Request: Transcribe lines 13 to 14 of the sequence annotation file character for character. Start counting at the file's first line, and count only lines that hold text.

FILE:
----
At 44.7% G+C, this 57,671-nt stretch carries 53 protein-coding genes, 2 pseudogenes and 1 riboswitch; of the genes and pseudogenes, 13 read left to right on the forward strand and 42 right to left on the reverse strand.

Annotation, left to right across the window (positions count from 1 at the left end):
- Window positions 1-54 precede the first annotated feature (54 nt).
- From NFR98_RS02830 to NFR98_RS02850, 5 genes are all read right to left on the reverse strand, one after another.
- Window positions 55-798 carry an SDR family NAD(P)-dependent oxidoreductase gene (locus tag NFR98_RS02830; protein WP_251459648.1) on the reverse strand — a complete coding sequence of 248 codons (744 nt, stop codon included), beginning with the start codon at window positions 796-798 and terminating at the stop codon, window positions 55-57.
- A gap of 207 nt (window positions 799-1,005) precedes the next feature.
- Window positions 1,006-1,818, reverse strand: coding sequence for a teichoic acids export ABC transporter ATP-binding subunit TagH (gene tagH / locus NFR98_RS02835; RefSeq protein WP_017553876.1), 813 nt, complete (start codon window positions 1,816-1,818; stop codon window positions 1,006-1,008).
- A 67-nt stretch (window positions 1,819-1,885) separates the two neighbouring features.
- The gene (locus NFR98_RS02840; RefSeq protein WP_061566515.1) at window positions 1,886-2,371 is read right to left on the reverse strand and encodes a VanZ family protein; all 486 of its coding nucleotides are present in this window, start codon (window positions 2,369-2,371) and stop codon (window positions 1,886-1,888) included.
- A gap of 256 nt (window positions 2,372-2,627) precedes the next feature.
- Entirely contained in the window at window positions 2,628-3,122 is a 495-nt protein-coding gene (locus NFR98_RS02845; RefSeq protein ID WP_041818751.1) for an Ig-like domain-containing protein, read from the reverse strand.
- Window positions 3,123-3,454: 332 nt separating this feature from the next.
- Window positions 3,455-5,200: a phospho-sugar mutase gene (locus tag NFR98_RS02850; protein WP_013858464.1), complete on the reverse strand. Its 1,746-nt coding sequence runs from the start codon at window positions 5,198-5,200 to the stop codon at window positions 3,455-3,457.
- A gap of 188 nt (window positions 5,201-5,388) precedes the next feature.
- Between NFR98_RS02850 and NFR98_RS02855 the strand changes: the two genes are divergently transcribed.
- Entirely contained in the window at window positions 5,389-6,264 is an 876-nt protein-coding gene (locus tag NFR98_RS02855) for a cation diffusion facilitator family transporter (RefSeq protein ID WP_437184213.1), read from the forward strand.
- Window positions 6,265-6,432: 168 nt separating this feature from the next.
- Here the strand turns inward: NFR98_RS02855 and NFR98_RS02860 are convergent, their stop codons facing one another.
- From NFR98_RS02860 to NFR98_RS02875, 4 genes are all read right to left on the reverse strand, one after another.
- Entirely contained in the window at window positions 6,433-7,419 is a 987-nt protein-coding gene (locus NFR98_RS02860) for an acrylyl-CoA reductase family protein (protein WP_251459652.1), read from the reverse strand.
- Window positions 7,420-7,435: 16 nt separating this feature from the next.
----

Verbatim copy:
- Window positions 3,455-5,200: a phospho-sugar mutase gene (locus tag NFR98_RS02850; protein WP_013858464.1), complete on the reverse strand. Its 1,746-nt coding sequence runs from the start codon at window positions 5,198-5,200 to the stop codon at window positions 3,455-3,457.
- A gap of 188 nt (window positions 5,201-5,388) precedes the next feature.